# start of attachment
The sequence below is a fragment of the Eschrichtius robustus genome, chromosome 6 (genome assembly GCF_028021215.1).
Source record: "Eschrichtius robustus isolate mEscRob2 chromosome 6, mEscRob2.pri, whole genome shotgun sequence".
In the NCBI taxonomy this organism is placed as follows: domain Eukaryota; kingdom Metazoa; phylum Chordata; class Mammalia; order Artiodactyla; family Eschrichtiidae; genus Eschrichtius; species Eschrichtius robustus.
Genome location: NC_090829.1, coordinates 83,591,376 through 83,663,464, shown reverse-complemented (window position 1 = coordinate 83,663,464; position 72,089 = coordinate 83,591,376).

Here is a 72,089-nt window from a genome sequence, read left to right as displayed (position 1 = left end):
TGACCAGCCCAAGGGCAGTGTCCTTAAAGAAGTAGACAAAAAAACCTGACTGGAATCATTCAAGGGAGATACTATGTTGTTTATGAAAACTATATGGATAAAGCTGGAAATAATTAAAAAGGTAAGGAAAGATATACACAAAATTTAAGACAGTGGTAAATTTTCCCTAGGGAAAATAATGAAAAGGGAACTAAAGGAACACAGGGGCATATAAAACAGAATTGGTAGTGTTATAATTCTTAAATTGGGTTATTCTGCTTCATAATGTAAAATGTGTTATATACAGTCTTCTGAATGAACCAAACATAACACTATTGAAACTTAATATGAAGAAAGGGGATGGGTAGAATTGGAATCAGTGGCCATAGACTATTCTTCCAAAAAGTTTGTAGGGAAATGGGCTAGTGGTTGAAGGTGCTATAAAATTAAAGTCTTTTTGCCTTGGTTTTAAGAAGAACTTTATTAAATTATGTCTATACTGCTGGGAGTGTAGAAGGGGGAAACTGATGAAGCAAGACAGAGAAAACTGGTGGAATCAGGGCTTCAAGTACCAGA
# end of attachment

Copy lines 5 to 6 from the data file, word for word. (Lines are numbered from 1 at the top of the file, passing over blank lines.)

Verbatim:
Here is a 72,089-nt window from a genome sequence, read left to right as displayed (position 1 = left end):
TGACCAGCCCAAGGGCAGTGTCCTTAAAGAAGTAGACAAAAAAACCTGACTGGAATCATTCAAGGGAGATACTATGTTGTTTATGAAAACTATATGGATAAAGCTGGAAATAATTAAAAAGGTAAGGAAAGATATACACAAAATTTAAGACAGTGGTAAATTTTCCCTAGGGAAAATAATGAAAAGGGAACTAAAGGAACACAGGGGCATATAAAACAGAATTGGTAGTGTTATAATTCTTAAATTGGGTTATTCTGCTTCATAATGTAAAATGTGTTATATACAGTCTTCTGAATGAACCAAACATAACACTATTGAAACTTAATATGAAGAAAGGGGATGGGTAGAATTGGAATCAGTGGCCATAGACTATTCTTCCAAAAAGTTTGTAGGGAAATGGGCTAGTGGTTGAAGGTGCTATAAAATTAAAGTCTTTTTGCCTTGGTTTTAAGAAGAACTTTATTAAATTATGTCTATACTGCTGGGAGTGTAGAAGGGGGAAACTGATGAAGCAAGACAGAGAAAACTGGTGGAATCAGGGCTTCAAGTACCAGA